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VII—Making and Caring For Stable Manure.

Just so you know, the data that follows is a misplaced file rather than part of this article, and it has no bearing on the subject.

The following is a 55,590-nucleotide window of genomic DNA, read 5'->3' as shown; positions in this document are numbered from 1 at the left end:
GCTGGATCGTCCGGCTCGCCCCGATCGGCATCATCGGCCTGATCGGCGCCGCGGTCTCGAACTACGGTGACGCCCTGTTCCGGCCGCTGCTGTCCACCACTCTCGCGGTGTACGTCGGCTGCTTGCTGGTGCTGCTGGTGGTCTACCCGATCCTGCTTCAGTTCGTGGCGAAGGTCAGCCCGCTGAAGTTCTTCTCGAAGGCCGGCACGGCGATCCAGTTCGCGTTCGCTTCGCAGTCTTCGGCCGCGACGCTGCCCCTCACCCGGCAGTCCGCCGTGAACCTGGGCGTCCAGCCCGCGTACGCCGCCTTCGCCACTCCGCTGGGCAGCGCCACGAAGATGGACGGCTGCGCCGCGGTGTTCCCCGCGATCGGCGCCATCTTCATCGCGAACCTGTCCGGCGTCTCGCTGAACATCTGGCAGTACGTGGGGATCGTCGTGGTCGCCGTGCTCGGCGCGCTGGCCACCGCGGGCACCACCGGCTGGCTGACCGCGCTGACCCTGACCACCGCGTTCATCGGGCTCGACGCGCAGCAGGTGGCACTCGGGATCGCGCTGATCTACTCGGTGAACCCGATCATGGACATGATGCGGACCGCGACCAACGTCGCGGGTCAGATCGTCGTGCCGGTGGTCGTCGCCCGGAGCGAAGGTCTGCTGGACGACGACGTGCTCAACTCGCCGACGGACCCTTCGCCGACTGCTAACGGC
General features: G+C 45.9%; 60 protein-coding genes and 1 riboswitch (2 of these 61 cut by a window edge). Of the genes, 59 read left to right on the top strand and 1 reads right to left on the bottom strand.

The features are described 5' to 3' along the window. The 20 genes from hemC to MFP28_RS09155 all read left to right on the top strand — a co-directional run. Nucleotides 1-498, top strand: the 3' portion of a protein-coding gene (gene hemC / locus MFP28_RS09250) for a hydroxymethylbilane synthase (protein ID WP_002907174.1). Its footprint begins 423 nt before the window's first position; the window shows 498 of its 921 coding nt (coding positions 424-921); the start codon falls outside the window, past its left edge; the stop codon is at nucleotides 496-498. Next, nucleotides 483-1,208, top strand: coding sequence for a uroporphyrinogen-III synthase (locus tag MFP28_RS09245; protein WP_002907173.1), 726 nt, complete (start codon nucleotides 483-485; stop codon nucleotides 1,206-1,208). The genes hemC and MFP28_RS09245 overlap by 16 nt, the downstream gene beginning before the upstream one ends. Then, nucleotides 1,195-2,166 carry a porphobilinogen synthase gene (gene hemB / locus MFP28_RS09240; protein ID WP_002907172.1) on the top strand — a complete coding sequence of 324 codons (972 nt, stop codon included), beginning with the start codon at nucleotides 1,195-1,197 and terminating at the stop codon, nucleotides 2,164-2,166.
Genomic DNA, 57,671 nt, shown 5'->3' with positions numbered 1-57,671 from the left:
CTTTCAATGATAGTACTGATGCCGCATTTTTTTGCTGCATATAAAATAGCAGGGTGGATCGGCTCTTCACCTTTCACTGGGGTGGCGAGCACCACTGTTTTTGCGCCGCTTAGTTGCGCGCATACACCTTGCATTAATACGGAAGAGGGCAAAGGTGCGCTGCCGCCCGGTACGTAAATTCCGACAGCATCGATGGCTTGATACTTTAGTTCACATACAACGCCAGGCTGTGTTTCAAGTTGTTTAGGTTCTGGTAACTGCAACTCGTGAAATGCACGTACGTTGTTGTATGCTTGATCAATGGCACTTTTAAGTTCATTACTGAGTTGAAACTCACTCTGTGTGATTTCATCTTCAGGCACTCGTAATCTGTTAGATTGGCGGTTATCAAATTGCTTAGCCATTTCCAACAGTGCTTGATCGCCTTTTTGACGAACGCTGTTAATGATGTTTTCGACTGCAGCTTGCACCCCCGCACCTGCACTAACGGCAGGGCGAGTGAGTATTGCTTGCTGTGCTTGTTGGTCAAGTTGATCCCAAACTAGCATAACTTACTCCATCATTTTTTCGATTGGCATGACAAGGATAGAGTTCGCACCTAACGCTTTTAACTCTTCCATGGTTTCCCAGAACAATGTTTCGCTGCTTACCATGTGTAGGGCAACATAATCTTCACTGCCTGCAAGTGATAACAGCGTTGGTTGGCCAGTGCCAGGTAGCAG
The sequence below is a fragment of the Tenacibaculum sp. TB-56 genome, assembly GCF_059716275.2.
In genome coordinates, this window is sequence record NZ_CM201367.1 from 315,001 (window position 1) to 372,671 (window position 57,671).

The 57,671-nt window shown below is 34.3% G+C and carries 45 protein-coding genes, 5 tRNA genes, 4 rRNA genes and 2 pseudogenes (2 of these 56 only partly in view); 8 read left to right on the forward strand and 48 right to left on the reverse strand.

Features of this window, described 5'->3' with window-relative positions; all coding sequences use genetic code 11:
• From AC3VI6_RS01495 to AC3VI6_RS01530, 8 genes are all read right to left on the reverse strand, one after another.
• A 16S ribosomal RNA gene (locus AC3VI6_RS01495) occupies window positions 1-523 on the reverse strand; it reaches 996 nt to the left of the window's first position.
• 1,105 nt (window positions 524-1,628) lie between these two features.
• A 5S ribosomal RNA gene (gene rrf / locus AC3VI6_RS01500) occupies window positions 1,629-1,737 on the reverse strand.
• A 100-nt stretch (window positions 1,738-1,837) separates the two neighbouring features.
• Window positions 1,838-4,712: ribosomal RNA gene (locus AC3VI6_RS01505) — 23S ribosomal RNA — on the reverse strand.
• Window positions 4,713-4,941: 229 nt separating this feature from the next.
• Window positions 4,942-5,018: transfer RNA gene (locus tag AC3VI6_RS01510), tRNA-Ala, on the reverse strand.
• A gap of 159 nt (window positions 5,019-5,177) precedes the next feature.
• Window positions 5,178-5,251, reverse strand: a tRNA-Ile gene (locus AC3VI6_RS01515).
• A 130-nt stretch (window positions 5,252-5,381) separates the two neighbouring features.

HE threefold value of stable manures— (1) in improving the texture of the soil, (2) in promoting bacterial activity, and (3) in adding to the available plant food in the soil—has already been spoken of in this series; and all that was said about the benefits of green manures applies with even more force to stable manures. Manures contain nothing that was not in the feed the animals consum ed; but these feeds have been chang ed, both in their physical condition and their chemical composition, by the processes of digestion, so that they are, as a rule, more quickly ef fective and more marked in their ef fects than green manures. Stable manures, indeed, may be said to be the basis of all really scientific and practical fertilization. There are, of course, exceptions to this rule—for example, they should not be applied directly to some crops—but it is a safe general proposition. The gen eral farmer should use commercial fertilizer as supplements to his home-produced manure, and not as a substitute for it. Stable Manures the Cheapest Fertil izers. The economy of feeding a great part of the crops grow on the land to live stock, of getting the full feed ing value of these crops and then of returning from two-thirds to three fourths of the fertilizing elements in them to the soil in a readily avail able and permanently helpful form, must be apparent to any one. Then when it is remembered that cultiva tion always has a tendency to reduce the humus supply in the soil, that this supply must be kept up if the producing ability of the land is to be maintained or increased, and that commercial fertilizers do prac tically nothing toward keeping up this supply, the folly of any one’s engaging in general farming without paying due attention to both the pro duction and the care of stable ma nures would seem to be too vident to be overlooked. What Stable Manures Contain. As already stated, the value of the manure produced by an animal de pends upon the feed the animal has had. There is in the manure that part of the feed material which has not been assimilated by the animal, and the waste products of its body that have been thrown ofT and ex pelled with this unused material. r or tnis reason sianie manures vary constantly and considerably In composition. The analyses usually published are averages of a great many, and are to be regarded only as averages. The thing for the feeder to remember is, that feeding with “rich,” nutritious feeds will produce manure rich 1^ plant foods, while* feeding with feeds low in nutriment can only produce manure of poor quality. The following table gives some analyses which may be taken as rep resenting a fair average of the com position of stable manures: Per ct. Per ct. Per ct. Nitrogen. Phos. ac. Pot Cattle solid.... 0.29 0.17 0.10 Cattle urine... 0.58 .... 0.49 Cattle mixed... 0.44 0.16 0.40 Horse solid.... 0.44 0.17 0.3E HorBe urine... 1.66 .... 1.50 Horse mixed... 0.58 0.28 0.53 Swine mixed... 0.45 0.19 0.60 Sheep solid.... 0.55 0.31 0.15 Barnyard mixed 0.49 0.32 0.43 Hen . 1.10 0.85 0.56 In other words, a ton of average horse manure contains plant food worth about $3.18, and a ton of cow manure contains about $2.36 worth. Every practical farmer knows, however, that for most crops and on most soils a ton of manure is worth much more, and it has already been explained why this is so. How Manure is Wasted. Notwithstanding the great value of stable manure and the very limit ed supply on most farms, it is un fortunately true that a large per cent of the plant food in it is wasted in stead of being returned to the soil, and in many cases much of the hu mus-forming and hacleria-aiding ben efit that might be obtained from it is lost. Whenever manure is left exposed to the weather the soluble plant foods ■ n it are quickly washed out by rains, if it is on the land where it is need ed, this does not matter, as the plant foods will be taken into the soil; but if the manure is lying in a hard packed barnyard that drains into a gully or creek, the best part of it is largely lost. Many farmers imagine that the manure left by their stock on the pasture is of little benefit, while the truth is that they probably get a much larger proportionate ben efit from it than from that which Is dropped in the stables. This is cer tainly true If this latter is thrown out under the eaves of the barn or allowed to get hot and dry and "flre fang.” Few farmers have any real idea of the great loss which occurs from their careless methods of han dling manure. "Experiments made by Roberts show that when horse manure is thrown in a loose pile and subjected to the Joint action of leach ing and weathering It may lose in six months nearly 60 per cent of its most valuable fertilizing constitu ents." \\ ben the liquid manure is wasted, as is so often the case, fully two thirds of the nitrogen and a large part of the potash in the ma nure is lost. Whenever manure is allowed to heat” until the sharp, acrid scent of escaping ammonia can bo noticed, the farmer is losing money again, for the most valuable (limit fnml In li I.. escaping into the air. In fact, when ever decomposition seta in. there is likely to be aome loss of ammonia. I he mixing of lime or ashes with ma nure also tends to liberate the am monia In it, and should never bo practiced. Why Manure Should Ik< Spread as Made. For these reasons the sooner ma nure can be applied to the soil after it 1b made, as a general rule, the bet ter. For some crops, it may pay to keep the manure until It 1b well rot ted before using it; but for ordinary farm crops it does not pay. and there is always more or less Iobb of plant food. Where it can be done, the ma nure should be taken from the sta bles to the field every day. Where this is impossible, the best thing it to keep it tightly packed, with plentj of bedding, under the feet of tilt (Continued on Page 49.) Plant Wood’s Seeds 0 For Superior Crops C Wood’s 30th Annual Seed Book is one of the most useful and com plete seed catalogues issued. It (fives practical information about the best and most protitable seeds to plant for The Market Grower The Private Gardener The Farmer l A Wood’* Seed* arc (frown and A II selected with special reference to U Y tlie soils and climate of the South Y andeverv southern planter should have Wood’* Seed Book so as to be fully posted as to the l>est seeds for southern (frowinjr. Mailed free on request. Write for It T. W. WOOD & SONS, Seedsmen, • Richmond, Va. We ere headquarter* for Ora** and Clovtr Seed*. Seed Po tato**. Seed Oat a. Cow Pea*. Sola Bean*, and all Farm and Qarden Seeds. SIMPKINS COTTON SEED. You warn pur* '’Alewpllrl** oott >n Mod and ahouid bur onlr from the orttlnator in packet** put up and branded br him aim bia iUV lettered ! Trademark and Hitnatur* nhlrhiuar toe their purttr He war* id muu tlon* lor tber will b* on the market tel I hnf rou the? ar* th* "Hlmpk lna“ and Jual aa rood aa Himpkln* wtll ahlp r«u." but ln»lat on the ten ulna, which ar* onlr *oid br me or mr duir aulhorlLed afenla Youratruir W A. HIM PKI VS. Ralatth. V C. /WARLBORCT PROLIFIC CORN We are the orttlcalnra, we trow It pur* Will rleid Hitt p r cwnt. mor* lhan anr other varietr. the premium corn at ati the hi perl n rotai Htatlona Pric* F2 » per bu Excelsior Seed Farm Co Cheraw. S C. Triumph Cotton la ua*d atrnuri eiclualrdr br tit* Oov trnmatit in boll tntll aertlon* It will revolution)** the South. Trr It and b* conrlnnwl It rt*ld« mor* p*r acre, turn* out mor* lint, and t* earner than anr other bit boll cotton in th* world, n mi* ted bolla per pound. I.Xu pound* M«d cotton make a M pound baia Hta pi* on* and an *ltnth loch Our «ntlr* crop la planted earh rear from *eieot*d atalka and bolla. Our **»d ar* ■ u ar an t**d. Writ* lor calalofu* and price* WADE BROTHERS. Seed Breeders. Alataadar City. Ala. Improved Shoepeg Corn Won Itt prize Ml*al»*tppl »nd I ululana Fair, alto prtie Mlaalaalppl Mate l air. Hod Cob, weevil proof. Weep* well In field. Il 00 p*r peck 00 per bu . 6bu..lIJ.M THOS. K. TRIM. WiUonville. Miaaiaaippi, SEED CORN .,;. IMIMtOVI'.I* Cleveland Big Boll Cotton From carefully aeleefed *eed l.SOO Tha. need cotton to 600-fb bale 1 >4 bale per acre, upland*. Karen boll, prolific and very eaatly picked Wtth • tanda droueht well and fruit* heavi ly and early. 12.00 per bu.. 10 bu . SI 60 per bu.. f o b Order at once Supply limited T. A- CUMVI OHII. \Vlllt*(<>a. Tenn. PURE MOSBY PROLIFIC SEED CORN ■ in<*n from IM* r en r PfJr* flOB to>T bu*h<4. *h«*He*4. I « b h®t«> k a u!i, sufMK. atu CO H t A I, l'-llr*t lev! ttt-.l *"’»«*•. t>l • hr Se»>4 Curb l>e**t » it t a i **<’ * I »»rtUt III «*l »' » I »» *J * nftf ten bn ll 7i T H ntRIUH A**>t M • • Square Deal Seed Com Won pill roc*4*t *t st tr> ill Wofi4'« tJ Pill TT»* affflMtiK at Ibli *l«Mr _ offer* llAB* luf * o.|n th*t *rUI pro dure mof» i»f » * mm t. HIT *r,KH tt **ie nl »t AS per bu*hel bf S. F. EWING Harris!on. Miss SEEDS Von &«•«* OOOD l*ll» II M’.r.l* tv* fence !betr, vn(n»b.» Kie|4 Ud P «>»er Nrr.4 tor o«r DioOiAiaru* A w« will im1| u u> too KKr.K haviu iiAittur. sppii co. D*11m Tint Lewis’• Prize Cotton Seed tmfroir«l H jr*-| t if P|'!!>«| »*4 mp!4 frultib* for* pro fir (. *r.lr%! April l*t r*r. Iw> WO |*f cfffct SlU.ro : in Au|Ol !»<’ cntiel* lov *MI in i r onl of the «rei|| lertllart I I'fK* (ll bril Mfd I I 11 bj |l |.1 lot bit . to • u il fl (b i*c tm It rile f.»» «• reoi*»* to or t Inn tor. W ll. r t.»:W|s Uslita*. t.n SEED CORN I UACRE in.i iiiv/i .mo uni tt uirie 4 w and Heat Iti* White Cora la the World*—Vk*'■ a.ie«Ti'**!"» r UW’ 11 ,l u ,,ln Karlleel P°!?U; *>« au*e aro *u iro.u th »r .u« .* r^l Toi.l,.?1« ^ not lanoy more food eara. becauae aolentinoeil# handled “H*0* "v f» "iMa heara one ..r «axden*arfi**i^ *,1*,M* nation Bl« -.eed 1 ataloa KUKK^' *"1! pr,',l,*r,r <’«**««! and had ■ardeii and Dower aeeda frown. Write lor it today Add re**1" ftboul *»» •“'•t farm, grams. U4TKKI*’S MKKlTItOVHK. Hhrn,tn<l..uh. le*r«.